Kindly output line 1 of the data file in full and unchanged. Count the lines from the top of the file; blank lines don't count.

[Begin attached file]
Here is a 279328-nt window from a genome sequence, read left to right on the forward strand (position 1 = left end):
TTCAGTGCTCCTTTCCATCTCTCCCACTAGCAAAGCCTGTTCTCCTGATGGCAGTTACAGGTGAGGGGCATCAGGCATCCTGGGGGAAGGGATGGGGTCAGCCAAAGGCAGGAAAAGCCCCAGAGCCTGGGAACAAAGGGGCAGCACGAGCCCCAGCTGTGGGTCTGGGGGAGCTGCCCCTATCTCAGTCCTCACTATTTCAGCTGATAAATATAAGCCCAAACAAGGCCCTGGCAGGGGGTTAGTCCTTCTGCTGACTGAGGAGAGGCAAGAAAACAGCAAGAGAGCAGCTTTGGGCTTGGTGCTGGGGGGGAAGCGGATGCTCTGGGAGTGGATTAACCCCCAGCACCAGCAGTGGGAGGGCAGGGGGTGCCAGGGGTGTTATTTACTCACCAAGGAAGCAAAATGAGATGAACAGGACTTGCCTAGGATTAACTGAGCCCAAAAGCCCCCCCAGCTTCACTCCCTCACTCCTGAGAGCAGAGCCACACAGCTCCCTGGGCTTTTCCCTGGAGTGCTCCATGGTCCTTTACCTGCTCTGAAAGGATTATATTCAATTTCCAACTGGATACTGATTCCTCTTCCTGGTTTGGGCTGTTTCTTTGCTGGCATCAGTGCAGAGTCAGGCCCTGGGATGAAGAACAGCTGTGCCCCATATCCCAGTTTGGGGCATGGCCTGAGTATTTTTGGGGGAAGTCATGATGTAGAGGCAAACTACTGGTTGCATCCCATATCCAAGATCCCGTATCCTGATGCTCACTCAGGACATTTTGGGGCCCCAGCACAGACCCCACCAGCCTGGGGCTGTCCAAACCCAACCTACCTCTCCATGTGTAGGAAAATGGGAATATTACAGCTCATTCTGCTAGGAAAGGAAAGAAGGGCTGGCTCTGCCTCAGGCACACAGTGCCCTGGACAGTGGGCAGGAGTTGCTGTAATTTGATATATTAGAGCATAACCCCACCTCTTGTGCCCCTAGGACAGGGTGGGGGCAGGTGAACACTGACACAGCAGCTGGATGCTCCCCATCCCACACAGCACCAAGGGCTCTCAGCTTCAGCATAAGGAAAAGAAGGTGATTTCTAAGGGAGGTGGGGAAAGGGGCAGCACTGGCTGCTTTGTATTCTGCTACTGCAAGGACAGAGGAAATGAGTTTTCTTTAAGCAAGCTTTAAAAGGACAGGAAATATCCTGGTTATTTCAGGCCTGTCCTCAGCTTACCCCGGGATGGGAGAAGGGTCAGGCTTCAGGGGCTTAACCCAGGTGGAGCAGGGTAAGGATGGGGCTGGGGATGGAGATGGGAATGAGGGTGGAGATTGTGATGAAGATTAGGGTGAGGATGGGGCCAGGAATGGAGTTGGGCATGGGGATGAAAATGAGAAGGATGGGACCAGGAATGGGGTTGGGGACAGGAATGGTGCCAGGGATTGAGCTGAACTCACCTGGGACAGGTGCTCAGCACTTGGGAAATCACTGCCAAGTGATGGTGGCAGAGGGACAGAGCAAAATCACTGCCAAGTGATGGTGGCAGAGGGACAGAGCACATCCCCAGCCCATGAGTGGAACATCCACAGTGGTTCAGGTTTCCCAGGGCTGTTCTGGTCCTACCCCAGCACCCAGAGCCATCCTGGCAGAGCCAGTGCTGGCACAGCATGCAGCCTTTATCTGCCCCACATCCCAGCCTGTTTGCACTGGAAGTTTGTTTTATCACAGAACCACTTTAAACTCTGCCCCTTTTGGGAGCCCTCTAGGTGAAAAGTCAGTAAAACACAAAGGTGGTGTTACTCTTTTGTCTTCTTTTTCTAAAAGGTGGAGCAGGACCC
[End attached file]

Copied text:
Here is a 279328-nt window from a genome sequence, read left to right on the forward strand (position 1 = left end):